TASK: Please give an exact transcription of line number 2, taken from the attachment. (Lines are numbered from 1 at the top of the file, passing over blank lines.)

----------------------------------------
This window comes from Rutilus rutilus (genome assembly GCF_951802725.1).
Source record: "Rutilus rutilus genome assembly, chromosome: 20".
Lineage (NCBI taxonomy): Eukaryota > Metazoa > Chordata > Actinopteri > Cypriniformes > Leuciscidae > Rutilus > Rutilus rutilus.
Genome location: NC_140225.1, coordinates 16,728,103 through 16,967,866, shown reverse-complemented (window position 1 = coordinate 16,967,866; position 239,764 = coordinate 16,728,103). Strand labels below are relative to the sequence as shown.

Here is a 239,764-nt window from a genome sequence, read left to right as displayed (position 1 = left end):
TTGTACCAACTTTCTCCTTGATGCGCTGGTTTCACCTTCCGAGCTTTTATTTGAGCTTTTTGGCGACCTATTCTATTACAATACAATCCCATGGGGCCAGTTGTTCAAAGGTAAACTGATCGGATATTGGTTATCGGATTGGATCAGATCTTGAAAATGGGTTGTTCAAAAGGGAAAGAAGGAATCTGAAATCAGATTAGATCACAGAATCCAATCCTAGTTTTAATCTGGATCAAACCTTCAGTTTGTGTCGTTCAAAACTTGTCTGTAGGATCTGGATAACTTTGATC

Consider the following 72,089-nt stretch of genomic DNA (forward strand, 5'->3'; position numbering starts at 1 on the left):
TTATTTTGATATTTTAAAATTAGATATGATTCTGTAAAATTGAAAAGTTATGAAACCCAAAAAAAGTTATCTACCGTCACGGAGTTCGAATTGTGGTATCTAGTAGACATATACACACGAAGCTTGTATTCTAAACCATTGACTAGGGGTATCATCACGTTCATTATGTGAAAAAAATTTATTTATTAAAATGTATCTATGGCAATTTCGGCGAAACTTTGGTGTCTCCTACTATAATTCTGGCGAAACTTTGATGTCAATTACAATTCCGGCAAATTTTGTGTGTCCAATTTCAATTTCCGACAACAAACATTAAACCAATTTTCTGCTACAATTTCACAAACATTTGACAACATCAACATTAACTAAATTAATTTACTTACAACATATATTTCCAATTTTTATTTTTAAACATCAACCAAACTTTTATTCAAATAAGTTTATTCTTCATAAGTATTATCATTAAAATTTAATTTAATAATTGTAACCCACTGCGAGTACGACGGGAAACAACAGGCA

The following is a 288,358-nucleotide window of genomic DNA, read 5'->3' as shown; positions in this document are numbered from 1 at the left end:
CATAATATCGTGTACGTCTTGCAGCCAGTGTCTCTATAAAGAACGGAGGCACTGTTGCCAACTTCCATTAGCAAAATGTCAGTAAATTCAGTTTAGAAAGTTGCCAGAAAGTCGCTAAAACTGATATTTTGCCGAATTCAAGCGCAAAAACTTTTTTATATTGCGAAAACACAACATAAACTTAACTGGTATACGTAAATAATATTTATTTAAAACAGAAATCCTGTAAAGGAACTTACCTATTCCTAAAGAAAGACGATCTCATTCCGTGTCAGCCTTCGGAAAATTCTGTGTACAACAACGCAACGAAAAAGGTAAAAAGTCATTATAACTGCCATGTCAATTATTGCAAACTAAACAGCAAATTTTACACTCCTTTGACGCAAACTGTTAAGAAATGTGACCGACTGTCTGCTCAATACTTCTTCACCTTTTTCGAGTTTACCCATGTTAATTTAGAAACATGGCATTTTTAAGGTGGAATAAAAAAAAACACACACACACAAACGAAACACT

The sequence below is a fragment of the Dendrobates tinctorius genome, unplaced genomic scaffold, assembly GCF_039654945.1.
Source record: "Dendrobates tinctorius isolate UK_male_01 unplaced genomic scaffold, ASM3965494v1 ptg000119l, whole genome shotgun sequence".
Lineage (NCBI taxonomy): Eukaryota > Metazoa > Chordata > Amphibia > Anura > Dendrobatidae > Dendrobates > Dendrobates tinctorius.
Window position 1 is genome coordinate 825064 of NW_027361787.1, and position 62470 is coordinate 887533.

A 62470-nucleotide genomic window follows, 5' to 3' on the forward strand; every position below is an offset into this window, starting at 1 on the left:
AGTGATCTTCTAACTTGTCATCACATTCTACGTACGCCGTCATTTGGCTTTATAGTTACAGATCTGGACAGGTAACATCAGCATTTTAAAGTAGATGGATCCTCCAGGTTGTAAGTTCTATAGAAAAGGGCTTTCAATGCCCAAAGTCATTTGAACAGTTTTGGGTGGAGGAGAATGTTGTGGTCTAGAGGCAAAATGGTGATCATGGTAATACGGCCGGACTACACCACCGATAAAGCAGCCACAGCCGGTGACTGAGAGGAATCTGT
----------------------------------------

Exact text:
Source record: "Rutilus rutilus genome assembly, chromosome: 20".